Cognizant of history yet resolute in modernizing to meet the shifting needs of our times

rifaat newaz
Published : 30 Oct 2016, 05:00 PM
Updated : 30 Oct 2016, 05:00 PM

These are times of flux, whose velocity, complexity and indeterminacy challenge us all whilst offering extraordinary opportunities to engage and work with change. It feels like a period of transition (arguably, an inevitable 'rite of passage') during which certainty is scant and anxieties mount, therefore we scour our surroundings for information and data – knowledge to shore up our foundations, give us compass and anchor, succour for our necessity to plan and look ahead and to feed hope. Knowledge feels even more precious than ever.

In the Autumn of 2006 came the launch [in practice a re-launch] of the that we are familiar with; a low key announcement appeared on the home page, accompanied by a radical restructure of content and style [the changes may still be seen at]. The notice spoke of a "friendly take-over aimed to strengthen and bring qualitative changes to the operations of the media outfit". In some sense the changes to the site had a gestation of several years preceding; when he was at BBC World Service in London, future Editor-in-Chief Toufique Khalidi and I would brainstorm ideas for a 'professionally' led, 'Made in Bangladesh' news portal; we went as far as acquiring a few domain names – just in case. Little could we have anticipated what Khalidi would spearhead on his return to Dhaka. What remains clear after a decade is that our game-changing arrival as an authoritative, exclusively online news resource had a transformative impact not simply on our sector but also in subtle as well as fundamental ways on myriad facets and confluences that comprise our civil society. A propellant as well as a barometer of a burgeoning Bangladesh has been the growth of a vibrant, resilient media. remains the most visited Bangladeshi origin, English language website a decade on; it continues to rank in the Top 10 of ALL websites consulted in the country – ahead of the likes of Wikipedia, Twitter and the BBC. I am fortunate enough to be Strategic Counsel to Wikipedia Co-Founder Larry Sanger and his endeavours in the news space; what is utterly compelling is his relentless commitment to 'neutrality' – a tough call in a world of shades and of the media in particular. It is a struggle we too at are implacably invested in – we are grateful to be constantly learning and we work to admit our imperfections. Comprehensive, timely and reliable news is increasingly what our vast and growing readership require; it's an expectation and a benchmark we also set ourselves internally. Across the ecology of our peers in the independent knowledge economy we each play our role as contributors to the country's development; this is not limited to our responsibility to the wider stakeholding and to the processes and institutions of Bangladesh's democratic traditions. Our readership as well as our competitors can attest to the foregoing.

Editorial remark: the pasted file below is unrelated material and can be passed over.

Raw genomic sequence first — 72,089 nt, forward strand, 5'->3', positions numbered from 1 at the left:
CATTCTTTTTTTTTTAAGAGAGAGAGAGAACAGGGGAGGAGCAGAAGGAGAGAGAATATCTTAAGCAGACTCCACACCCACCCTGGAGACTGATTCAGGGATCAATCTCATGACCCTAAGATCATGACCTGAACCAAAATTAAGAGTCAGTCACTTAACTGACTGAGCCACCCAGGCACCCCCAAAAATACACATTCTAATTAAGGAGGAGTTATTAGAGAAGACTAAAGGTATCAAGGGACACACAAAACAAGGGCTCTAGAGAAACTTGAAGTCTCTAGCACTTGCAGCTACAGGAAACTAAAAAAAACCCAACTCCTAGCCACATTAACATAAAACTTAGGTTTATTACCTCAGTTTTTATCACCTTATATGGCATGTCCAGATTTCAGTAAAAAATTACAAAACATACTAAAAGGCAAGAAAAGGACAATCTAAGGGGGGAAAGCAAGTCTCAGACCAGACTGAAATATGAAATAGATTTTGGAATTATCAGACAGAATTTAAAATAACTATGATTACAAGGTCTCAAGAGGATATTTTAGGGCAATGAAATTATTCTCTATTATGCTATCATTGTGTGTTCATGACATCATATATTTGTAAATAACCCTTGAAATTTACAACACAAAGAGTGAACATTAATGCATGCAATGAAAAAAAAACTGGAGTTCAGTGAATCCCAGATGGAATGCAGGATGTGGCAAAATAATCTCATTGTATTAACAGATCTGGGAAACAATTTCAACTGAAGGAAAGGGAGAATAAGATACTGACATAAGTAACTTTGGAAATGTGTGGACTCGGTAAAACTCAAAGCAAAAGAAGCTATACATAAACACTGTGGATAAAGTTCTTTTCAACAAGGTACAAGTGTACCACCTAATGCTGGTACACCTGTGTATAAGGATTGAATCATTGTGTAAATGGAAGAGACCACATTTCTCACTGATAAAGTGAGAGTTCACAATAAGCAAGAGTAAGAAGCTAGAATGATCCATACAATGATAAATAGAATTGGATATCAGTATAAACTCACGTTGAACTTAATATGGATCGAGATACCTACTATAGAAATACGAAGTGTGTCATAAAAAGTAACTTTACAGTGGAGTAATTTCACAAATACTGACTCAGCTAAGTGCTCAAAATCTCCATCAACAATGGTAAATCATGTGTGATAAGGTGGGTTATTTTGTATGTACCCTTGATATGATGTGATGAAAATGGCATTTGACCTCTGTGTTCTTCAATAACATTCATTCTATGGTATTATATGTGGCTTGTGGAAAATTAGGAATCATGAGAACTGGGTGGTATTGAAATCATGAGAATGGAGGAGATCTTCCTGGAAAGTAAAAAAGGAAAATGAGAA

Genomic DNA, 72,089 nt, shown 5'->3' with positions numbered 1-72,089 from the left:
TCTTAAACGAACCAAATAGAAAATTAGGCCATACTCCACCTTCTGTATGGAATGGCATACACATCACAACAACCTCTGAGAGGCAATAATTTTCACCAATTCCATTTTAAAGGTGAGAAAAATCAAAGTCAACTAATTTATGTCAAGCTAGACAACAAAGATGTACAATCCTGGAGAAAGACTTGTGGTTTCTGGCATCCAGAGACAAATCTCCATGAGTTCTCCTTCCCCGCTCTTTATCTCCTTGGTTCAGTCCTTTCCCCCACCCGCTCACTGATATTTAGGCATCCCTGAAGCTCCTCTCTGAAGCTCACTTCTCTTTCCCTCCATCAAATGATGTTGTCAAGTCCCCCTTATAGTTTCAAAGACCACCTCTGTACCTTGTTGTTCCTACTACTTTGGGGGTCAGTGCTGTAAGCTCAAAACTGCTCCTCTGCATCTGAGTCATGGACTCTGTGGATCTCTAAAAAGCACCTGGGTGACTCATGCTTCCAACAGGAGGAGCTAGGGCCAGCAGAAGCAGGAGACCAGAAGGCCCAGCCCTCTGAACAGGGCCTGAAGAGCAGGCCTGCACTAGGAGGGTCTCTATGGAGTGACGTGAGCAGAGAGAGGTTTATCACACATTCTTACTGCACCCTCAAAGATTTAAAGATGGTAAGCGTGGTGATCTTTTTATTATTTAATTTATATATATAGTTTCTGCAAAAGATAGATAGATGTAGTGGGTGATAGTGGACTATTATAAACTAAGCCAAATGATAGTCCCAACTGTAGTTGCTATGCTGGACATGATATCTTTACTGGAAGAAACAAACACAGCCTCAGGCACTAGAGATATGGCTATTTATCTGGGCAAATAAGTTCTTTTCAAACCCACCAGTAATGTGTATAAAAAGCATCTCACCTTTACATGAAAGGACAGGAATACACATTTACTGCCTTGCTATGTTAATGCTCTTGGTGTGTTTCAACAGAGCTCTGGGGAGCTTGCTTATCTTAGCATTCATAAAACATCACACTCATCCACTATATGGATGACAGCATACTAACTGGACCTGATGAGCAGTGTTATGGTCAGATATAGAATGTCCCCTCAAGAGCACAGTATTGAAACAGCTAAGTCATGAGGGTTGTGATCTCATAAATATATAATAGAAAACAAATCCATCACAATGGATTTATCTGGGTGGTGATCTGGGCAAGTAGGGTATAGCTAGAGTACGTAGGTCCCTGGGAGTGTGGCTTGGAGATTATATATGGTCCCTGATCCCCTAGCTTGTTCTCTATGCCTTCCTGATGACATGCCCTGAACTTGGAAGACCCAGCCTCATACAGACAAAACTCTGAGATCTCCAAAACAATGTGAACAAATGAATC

At we have borne witness to a momentous decade since our birth; perhaps the generation after ours will be best placed to be arbiter of whether what we did was as important as we feel it was. We persist in what we do, fierce in our autonomy.

In this month of October 2016, we can readily discern a world bound closer together through the reach of digital media. The grave terrorist attack on the Holey Artisan Bakery in July unfolded in the palms of public hands worldwide; technology knows no bounds and digital data knows few barriers. As I write the England cricket team tour Bangladesh – once again a foreign as well as domestic public are able to keep a constant connection with whatever narratives arise; we must concede that for a few the interest is prurient – to have a window seat were events to take a dark, violent turn. In counterpoint, Bangladeshi publics through the lens of may gradually become awake to the remarkable affect on the 'Bangladesh brand' abroad that second generation 'Brits of Bangladeshi origin' are having – at their forefront in the U.K. for instance currently are the MP Tulip Siddiq and the culinary star and presenter Nadiya Hussain. These two women in particular – with their contrasting histories yet both utterly modern and engaged – somehow echo the line treads: cognizant of the history behind us, including that which makes us; yet, we are resolute in our duty to modernize and we continue to innovate in meeting the shifting needs of our times.


I am proud to be a pixel in our growing story.

Professor aladin aladin
Editor Emeritus,
Visiting Professor, Innovation and Strategy: Cranfield, Loughborough, Royal College of Art/UK
Emeritus Professor for the Public Understanding of Intercultural Processes, Interkulturelt Center, Copenhagen.
Strategic Counsel across industry, government and the not-for-profit sectors.
Co-Founder, virtual action research lab and platform: The Social Capital.

Toufique Imrose Khalidi
Editor-in-Chief and Publisher